Yet, her story also has a very personal quality. Lucas and Mary have been lovers for some time, yet haven’t been married, not seeing the point of it. But, when they receive their genetic modification assignments, Mary is told she will be a cockroach while Lucas is told he will be a rat. They are to be separated into different colonies since rats prey on cockroaches. Church tests the limits of the human when lovers meet the predator-prey relationship and love is tested against hunger.

To find out more about Elements and other Edge books, visit their website at http://www.edgewebsite.com/ .

To discover more about Suzanne Church, visit her website at http://suzannechurch.com/wordpress/ .

 

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The Religion of Blood Medicine.

A review of Rich Larson’s “Maria and the Pilgrim” in Apex Magazine Feb 4, 2014 (available online at http://www.apex-magazine.com/maria-and-the-pilgrim/ )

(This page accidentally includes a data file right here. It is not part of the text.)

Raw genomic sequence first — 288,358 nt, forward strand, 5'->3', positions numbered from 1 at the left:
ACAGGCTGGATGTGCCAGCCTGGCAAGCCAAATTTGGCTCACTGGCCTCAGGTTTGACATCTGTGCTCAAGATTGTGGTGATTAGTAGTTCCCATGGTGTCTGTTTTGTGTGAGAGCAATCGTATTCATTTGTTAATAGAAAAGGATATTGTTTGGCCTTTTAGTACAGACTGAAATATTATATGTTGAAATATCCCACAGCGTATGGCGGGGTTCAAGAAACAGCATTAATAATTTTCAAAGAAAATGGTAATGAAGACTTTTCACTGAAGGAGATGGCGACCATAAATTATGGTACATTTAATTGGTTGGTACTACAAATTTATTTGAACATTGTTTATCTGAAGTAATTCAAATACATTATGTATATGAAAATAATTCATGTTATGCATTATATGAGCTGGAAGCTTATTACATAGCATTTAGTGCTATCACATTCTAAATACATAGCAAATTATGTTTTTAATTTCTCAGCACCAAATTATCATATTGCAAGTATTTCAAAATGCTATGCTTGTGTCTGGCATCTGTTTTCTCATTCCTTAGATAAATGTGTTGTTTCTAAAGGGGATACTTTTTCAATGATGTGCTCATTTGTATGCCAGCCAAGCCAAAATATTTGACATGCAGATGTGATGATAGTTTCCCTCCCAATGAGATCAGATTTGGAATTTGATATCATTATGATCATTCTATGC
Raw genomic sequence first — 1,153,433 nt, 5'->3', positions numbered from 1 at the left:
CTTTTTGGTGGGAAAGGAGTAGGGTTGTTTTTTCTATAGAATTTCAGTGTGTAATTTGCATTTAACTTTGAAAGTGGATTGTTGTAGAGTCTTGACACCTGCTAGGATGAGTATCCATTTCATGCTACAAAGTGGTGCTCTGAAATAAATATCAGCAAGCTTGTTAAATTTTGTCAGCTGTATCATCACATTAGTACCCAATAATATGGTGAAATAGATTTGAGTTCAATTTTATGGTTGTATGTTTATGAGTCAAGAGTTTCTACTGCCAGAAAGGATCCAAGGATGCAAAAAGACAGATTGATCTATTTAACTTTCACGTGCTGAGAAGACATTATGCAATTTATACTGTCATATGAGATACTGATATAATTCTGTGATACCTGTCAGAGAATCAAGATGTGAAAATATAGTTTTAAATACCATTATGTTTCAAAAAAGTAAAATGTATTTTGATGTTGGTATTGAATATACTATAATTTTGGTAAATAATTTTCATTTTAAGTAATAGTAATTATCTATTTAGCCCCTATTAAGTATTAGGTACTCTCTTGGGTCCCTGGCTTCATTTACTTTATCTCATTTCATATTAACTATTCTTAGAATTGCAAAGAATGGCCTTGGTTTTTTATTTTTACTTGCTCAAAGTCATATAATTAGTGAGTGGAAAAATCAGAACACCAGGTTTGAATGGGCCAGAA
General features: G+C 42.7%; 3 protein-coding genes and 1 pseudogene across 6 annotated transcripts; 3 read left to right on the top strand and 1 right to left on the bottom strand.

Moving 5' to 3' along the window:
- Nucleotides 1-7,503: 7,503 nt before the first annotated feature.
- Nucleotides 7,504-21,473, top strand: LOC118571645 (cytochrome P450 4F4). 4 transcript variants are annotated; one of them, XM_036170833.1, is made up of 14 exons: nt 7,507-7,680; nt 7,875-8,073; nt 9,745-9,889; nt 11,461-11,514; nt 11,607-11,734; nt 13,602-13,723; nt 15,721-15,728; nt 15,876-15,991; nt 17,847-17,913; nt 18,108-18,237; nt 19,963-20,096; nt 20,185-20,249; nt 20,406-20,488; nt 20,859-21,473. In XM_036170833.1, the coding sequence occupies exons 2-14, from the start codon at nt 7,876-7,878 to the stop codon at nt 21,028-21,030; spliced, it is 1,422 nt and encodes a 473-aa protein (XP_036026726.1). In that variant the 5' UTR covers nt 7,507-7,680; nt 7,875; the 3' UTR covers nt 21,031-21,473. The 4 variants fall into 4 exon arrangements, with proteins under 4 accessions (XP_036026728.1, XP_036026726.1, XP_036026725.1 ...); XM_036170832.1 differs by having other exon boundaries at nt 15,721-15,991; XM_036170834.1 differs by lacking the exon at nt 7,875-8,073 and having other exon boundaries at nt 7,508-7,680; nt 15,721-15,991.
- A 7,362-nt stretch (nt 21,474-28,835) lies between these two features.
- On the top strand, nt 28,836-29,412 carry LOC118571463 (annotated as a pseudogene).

By Derek Newman-Stille

Rich Larson’s “Maria and the Pilgrim” explores a future in which contagion has spread and a small group of people have applied religious meanings to the spread of disease. Seeing themselves as preserved by Jesucristo against a contagion spread by the devil, this group of survivors have sought a pilgrim.

As part of their religious dances, this religious group gives blood, allowing machines to pull forth sanguine liquid, offering it to pilgrims in the same way as they believe Jesucristo gave it to his followers. The pilgrim, however, uses the blood to test children for plague resurgence and health, determining the healthy development of the community.